Four weeks ago I was on my way to a foreign country for the third time in one year. But no 28-hour flight to a different continent this time. Instead, just a quick hop across the border to our next-door neighbour, Zimbabwe. Along with a colleague from Cape Town I was representing Automattic and speaking at the first ever WordCamp Harare.
It was amazing. This was only my second-ever WordCamp – the first one being WordCamp Johannesburg a few weeks earlier – and my first time speaking at one, so I wasn’t sure what to expect. What I found were some of the friendliest people I’ve ever had the pleasure of meeting.
There were freelancers, people who work for big internet companies, computer studies students, and folk who just run WordPress websites for their companies, non-profits, or themselves. I was pleasantly surprised to meet several WordPress.com bloggers there as well. Everyone united by a love for WordPress, and it can empower them to make a difference in their own, and others’ lives.
As for my talk? I realised I’m out of practice with public speaking – I kept losing my place in my notes and forgetting to advance my slides, and felt glad when it was over. It didn’t help that due to another speaker not showing up and a couple going over their allotted time I wound up in the last slot of the day.
But I received nothing but positive feedback from the other WordCampers, so maybe it went better than I thought. (Or the WordPressers in Harare are just really nice people. I think it might be the latter 🙂 )
Actually, the thing that finally prompted me to write this post which I’ve been putting off for the past month, was a tweet yesterday that my talk is now up on WordPress.tv, so you can go watch it there if you want. It was mostly aimed at people there who built WordPress products – sites, themes, plugins – and spoke about how a little time educating your customers about their WordPress sites can save a lot of time in helping them fix things if they break later.
I didn’t take a camera with, but here’s a few pics I captured on my phone:
The obligatory view from 20000 feet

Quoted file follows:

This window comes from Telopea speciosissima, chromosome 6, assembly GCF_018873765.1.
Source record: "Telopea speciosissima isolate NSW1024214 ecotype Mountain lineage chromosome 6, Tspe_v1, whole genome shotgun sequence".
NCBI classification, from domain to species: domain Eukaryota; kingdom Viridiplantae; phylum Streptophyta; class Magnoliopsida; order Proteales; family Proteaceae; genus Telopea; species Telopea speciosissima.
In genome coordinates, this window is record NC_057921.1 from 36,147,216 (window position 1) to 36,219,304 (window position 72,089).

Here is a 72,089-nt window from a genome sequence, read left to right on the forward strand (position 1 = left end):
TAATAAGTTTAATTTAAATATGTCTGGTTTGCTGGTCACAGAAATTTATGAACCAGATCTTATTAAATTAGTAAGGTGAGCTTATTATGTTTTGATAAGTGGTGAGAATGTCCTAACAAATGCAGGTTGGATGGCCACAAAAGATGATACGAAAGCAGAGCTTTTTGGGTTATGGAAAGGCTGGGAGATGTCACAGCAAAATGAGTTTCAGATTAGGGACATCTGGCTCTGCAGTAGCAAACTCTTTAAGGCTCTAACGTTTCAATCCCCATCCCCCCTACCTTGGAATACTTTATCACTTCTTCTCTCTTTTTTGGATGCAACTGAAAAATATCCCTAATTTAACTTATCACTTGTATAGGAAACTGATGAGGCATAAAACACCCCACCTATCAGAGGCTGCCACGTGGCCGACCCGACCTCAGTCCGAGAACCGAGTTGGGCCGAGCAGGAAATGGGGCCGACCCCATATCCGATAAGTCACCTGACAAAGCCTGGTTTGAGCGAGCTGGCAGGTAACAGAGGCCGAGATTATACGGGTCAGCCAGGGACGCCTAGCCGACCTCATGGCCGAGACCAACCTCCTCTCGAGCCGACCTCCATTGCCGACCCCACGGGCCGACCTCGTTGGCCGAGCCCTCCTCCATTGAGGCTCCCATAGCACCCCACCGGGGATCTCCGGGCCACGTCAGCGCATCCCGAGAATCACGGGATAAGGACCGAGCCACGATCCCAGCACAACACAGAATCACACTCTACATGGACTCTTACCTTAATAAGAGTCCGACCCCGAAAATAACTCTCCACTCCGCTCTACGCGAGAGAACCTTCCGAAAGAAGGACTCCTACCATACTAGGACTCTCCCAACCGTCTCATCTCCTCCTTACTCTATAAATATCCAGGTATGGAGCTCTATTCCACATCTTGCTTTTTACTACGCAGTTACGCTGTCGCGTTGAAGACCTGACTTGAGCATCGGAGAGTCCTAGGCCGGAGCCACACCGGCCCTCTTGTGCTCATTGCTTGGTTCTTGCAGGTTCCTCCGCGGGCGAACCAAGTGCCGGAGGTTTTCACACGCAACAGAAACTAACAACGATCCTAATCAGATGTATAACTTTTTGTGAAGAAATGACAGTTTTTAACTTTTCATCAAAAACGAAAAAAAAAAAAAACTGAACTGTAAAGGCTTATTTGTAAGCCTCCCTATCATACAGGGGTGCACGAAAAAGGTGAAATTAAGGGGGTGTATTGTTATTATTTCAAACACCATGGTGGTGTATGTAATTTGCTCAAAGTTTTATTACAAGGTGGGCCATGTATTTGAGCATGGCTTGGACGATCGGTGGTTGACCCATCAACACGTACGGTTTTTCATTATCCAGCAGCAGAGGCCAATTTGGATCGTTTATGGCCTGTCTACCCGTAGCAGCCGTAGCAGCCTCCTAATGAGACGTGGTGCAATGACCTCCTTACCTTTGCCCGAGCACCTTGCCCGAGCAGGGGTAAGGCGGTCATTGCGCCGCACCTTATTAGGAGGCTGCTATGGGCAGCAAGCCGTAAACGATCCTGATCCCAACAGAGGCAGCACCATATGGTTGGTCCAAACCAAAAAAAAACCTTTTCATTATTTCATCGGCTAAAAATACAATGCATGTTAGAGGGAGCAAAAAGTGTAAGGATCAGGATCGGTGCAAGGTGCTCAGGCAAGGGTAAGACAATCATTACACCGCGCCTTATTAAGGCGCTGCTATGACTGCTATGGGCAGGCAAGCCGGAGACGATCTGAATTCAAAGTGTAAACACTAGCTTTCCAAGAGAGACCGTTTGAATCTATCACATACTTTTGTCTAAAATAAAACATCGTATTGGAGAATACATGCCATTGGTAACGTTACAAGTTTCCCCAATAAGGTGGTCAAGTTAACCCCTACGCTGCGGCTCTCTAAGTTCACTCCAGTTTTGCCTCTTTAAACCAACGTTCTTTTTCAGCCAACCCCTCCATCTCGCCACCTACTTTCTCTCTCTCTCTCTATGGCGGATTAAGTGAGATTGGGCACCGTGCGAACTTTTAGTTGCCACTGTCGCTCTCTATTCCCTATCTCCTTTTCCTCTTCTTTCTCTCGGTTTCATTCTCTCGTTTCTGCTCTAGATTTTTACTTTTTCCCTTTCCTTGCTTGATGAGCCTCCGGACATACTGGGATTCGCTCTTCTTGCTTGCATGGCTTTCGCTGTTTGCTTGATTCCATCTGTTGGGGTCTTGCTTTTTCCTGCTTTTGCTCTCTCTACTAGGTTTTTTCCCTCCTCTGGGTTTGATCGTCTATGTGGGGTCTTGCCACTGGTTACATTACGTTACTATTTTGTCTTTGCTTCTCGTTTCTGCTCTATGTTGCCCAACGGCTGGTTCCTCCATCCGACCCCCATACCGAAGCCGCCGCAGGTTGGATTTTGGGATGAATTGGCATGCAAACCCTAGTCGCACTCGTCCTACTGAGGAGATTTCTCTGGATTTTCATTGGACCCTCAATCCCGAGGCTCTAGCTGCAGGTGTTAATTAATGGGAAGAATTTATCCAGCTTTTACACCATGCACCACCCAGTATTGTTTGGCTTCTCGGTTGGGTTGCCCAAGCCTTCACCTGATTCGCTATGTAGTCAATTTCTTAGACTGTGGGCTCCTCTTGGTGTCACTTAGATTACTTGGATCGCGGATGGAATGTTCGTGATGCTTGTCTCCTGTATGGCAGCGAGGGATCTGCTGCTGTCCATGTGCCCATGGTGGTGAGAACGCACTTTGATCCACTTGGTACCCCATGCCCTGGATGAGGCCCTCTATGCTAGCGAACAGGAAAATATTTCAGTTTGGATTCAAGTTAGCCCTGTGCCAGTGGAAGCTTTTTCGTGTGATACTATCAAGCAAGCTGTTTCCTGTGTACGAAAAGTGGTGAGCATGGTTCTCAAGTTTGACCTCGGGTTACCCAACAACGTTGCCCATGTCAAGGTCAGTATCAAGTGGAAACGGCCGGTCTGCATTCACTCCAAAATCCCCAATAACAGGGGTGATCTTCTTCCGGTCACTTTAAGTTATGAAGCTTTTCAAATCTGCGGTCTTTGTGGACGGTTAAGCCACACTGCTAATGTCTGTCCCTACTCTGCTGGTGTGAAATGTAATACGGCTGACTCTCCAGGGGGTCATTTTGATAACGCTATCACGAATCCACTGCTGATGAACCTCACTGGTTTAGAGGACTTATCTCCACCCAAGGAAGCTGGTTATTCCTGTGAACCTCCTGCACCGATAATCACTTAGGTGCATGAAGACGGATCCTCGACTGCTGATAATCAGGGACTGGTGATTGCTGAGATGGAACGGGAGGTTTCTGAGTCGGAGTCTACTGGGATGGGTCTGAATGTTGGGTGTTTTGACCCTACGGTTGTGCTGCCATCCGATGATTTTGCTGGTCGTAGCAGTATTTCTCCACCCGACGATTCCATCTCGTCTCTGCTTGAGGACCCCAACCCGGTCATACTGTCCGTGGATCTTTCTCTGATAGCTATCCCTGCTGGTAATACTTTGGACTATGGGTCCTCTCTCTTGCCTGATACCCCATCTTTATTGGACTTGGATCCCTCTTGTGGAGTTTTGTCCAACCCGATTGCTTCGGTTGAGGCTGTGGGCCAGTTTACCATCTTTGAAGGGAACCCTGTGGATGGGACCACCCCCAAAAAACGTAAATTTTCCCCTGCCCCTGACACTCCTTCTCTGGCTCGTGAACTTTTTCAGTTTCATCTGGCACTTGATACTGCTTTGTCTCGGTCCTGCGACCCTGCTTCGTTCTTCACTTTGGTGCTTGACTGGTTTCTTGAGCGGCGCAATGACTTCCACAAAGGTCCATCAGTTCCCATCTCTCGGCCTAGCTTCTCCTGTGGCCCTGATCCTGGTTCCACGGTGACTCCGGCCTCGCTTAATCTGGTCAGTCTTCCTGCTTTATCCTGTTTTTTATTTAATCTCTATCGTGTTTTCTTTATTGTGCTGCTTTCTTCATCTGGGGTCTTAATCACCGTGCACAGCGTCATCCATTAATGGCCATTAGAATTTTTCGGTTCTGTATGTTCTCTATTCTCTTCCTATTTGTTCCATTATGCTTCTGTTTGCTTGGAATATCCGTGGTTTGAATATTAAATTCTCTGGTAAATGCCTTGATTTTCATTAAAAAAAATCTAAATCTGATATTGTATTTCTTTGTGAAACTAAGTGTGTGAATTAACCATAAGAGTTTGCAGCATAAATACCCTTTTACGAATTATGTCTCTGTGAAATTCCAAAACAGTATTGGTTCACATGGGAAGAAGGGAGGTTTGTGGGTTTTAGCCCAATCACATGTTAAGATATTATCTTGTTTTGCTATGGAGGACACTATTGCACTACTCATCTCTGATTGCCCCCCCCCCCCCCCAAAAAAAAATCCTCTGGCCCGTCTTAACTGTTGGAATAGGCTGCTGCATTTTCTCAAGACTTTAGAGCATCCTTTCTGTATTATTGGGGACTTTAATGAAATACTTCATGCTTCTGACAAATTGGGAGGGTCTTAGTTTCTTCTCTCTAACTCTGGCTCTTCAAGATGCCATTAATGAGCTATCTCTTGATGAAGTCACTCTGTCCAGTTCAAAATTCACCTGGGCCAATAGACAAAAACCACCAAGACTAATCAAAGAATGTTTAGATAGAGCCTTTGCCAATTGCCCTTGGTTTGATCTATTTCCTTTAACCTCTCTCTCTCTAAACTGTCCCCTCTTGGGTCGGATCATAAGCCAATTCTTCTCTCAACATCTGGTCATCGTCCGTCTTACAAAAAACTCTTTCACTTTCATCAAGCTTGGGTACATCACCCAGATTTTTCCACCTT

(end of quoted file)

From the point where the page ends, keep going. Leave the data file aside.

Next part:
My hotel room looked out on Harare Garden’s – Harare’s Central Park
It’s not a real WordCamp without shirts…
…or swag 😀
And here I am, for the third time this year, waiting to board an international flight. I’ve flown more this year than my entire life to date.
Where am I off to this time?
I mentioned previously that WordPress is a community, and WordPressers love getting together, from informal meet ups to WordPress conferences, called WordCamps.
This weekend, Zimbabwean WordPressers are holding their first ever WordCamp in the capital, Harare, and a colleague and I are going up from South Africa to represent Automattic and give back to the community by presenting talks. Yes, I’ll be speaking at the WordCamp tomorrow.
Having worked as a teacher and a preacher I’m no stranger to public speaking, but I will admit to having quite a few butterflies fluttering about in my stomach. WordCamps are typically attended by developers, designers, experts in WordPress and everything online. And here I am, a blogger of four years, thinking I can teach them something.
It’s easy to think like that. But I’ve received so much encouragement and support from my colleagues while deciding whether to apply and while preparing my talk. And I’ll be speaking about something I love and know well: helping people with WordPress. So I’m sure it will go well.
I think the real reason is that I had to leave Squishy and the missus behind again. I swear it gets harder each time. I’m only gone two days this time instead of ten, and only 600 miles away instead of thousands and thousands, but I’m already missing them and I haven’t even boarded yet. I guess that’s how it will be leaving home from now on.
Anyway, wish me luck with my talk tomorrow. I’ll let you know how it went.
As this post appears on my site I am rising up into the air to start a new adventure.
Thirty hours from now I will land in the USA to meet some of the people with whom I’ve been working these past few months.
Exciting? You bet it is.
I’ve been abroad a couple of times, and I’ve visited a few neighbouring African countries, but this will be my first trans-Atlantic trip.
I can’t say I’m all that excited about the flying itself – 30 hours with a stranger sitting in my lap is not my idea of a fun time – but I’m excited about meeting my team. We communicate with each other daily via text, and once a week we have a video chat, but that’s not the same as spending time with someone in person. And now I get to see them all for a whole week!
I’ll post about my experiences soon. But in the meantime…